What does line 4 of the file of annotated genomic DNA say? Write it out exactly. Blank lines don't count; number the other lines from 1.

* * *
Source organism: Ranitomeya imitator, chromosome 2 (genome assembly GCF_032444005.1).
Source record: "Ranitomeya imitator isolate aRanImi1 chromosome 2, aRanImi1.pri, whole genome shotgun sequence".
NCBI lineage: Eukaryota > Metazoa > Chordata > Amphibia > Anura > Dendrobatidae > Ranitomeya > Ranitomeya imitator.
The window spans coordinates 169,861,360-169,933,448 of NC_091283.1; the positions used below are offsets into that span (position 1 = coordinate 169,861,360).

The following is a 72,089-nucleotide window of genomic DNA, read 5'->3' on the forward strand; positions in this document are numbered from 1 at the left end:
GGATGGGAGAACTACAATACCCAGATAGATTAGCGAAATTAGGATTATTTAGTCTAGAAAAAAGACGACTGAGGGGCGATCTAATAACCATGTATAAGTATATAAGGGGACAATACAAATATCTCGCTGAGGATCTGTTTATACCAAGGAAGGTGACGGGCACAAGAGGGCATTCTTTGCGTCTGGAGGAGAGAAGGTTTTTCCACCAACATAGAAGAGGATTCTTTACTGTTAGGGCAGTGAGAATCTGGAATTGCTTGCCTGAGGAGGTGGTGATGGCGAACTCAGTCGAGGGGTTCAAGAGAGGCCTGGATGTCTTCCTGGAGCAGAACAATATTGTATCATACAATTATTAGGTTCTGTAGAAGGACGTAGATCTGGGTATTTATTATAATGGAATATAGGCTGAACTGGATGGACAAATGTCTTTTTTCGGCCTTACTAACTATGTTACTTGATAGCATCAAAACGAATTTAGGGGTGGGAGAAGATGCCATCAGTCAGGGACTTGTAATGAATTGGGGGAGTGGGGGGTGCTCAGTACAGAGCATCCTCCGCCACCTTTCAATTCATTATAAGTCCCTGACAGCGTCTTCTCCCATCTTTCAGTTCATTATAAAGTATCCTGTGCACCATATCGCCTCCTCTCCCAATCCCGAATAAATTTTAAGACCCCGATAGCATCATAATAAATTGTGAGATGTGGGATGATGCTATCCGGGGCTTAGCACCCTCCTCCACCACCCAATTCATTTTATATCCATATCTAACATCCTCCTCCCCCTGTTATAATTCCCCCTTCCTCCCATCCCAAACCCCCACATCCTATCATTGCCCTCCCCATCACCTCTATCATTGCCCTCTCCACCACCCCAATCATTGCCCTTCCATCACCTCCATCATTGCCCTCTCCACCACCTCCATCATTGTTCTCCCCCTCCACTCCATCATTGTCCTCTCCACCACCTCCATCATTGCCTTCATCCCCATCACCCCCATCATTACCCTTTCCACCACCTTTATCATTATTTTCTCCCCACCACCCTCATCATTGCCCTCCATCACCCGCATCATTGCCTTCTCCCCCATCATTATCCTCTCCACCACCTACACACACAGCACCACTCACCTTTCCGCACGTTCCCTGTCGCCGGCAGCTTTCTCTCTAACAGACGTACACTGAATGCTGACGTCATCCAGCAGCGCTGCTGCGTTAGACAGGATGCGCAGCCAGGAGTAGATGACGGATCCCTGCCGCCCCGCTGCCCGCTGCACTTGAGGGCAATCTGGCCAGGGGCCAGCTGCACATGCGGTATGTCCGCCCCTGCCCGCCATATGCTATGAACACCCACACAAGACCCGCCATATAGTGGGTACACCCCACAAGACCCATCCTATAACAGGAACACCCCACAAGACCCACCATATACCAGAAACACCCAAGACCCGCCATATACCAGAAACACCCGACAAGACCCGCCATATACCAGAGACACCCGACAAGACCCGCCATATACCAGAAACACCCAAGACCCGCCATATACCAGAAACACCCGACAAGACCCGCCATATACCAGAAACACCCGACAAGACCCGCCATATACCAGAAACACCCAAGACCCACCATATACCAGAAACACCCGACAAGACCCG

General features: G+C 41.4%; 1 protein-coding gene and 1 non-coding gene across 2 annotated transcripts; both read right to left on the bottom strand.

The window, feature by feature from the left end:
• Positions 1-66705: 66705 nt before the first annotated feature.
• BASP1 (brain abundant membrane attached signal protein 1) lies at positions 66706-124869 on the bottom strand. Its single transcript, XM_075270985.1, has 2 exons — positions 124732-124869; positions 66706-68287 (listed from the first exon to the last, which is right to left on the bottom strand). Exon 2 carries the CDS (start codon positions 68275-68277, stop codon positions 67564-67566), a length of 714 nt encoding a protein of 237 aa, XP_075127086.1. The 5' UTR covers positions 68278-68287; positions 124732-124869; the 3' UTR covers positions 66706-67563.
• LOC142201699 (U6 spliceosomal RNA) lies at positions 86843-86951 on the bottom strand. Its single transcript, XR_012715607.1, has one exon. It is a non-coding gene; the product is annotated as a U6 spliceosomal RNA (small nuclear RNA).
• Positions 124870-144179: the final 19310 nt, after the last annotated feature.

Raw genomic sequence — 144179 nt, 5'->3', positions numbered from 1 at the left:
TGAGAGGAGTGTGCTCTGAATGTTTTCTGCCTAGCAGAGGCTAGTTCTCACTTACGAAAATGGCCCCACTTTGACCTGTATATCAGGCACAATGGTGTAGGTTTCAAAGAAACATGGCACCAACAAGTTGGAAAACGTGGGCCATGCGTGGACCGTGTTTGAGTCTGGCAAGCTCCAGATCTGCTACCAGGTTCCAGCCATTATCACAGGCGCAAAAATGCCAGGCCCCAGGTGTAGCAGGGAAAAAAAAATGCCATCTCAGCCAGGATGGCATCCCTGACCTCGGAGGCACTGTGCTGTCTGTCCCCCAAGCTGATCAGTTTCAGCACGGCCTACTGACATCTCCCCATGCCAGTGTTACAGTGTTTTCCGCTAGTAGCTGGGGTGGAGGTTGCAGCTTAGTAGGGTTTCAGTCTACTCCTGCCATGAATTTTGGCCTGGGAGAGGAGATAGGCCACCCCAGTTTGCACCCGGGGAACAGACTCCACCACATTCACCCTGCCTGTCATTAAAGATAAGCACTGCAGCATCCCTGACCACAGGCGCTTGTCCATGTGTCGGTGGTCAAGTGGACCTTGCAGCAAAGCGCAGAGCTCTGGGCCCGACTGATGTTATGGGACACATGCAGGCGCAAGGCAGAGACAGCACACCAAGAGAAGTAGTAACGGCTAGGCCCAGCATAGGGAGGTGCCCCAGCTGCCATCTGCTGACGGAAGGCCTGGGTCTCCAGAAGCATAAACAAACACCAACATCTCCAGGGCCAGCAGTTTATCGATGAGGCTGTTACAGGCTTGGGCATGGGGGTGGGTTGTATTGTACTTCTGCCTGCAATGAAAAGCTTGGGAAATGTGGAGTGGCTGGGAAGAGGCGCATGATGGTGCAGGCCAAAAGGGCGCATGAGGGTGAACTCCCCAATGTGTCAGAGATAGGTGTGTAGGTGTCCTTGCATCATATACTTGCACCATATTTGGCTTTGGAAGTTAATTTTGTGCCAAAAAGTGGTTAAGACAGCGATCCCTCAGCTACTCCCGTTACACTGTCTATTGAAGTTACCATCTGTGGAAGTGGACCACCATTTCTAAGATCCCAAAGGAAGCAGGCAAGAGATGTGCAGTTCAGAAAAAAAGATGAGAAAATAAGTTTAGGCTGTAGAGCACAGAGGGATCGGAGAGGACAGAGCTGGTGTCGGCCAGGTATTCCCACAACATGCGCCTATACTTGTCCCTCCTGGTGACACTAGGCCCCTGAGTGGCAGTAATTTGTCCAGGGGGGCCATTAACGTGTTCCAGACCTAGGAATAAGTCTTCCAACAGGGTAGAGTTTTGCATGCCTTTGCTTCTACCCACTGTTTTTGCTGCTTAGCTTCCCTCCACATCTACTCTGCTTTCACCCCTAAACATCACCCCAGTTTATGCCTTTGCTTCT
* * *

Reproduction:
The window spans coordinates 169,861,360-169,933,448 of NC_091283.1; the positions used below are offsets into that span (position 1 = coordinate 169,861,360).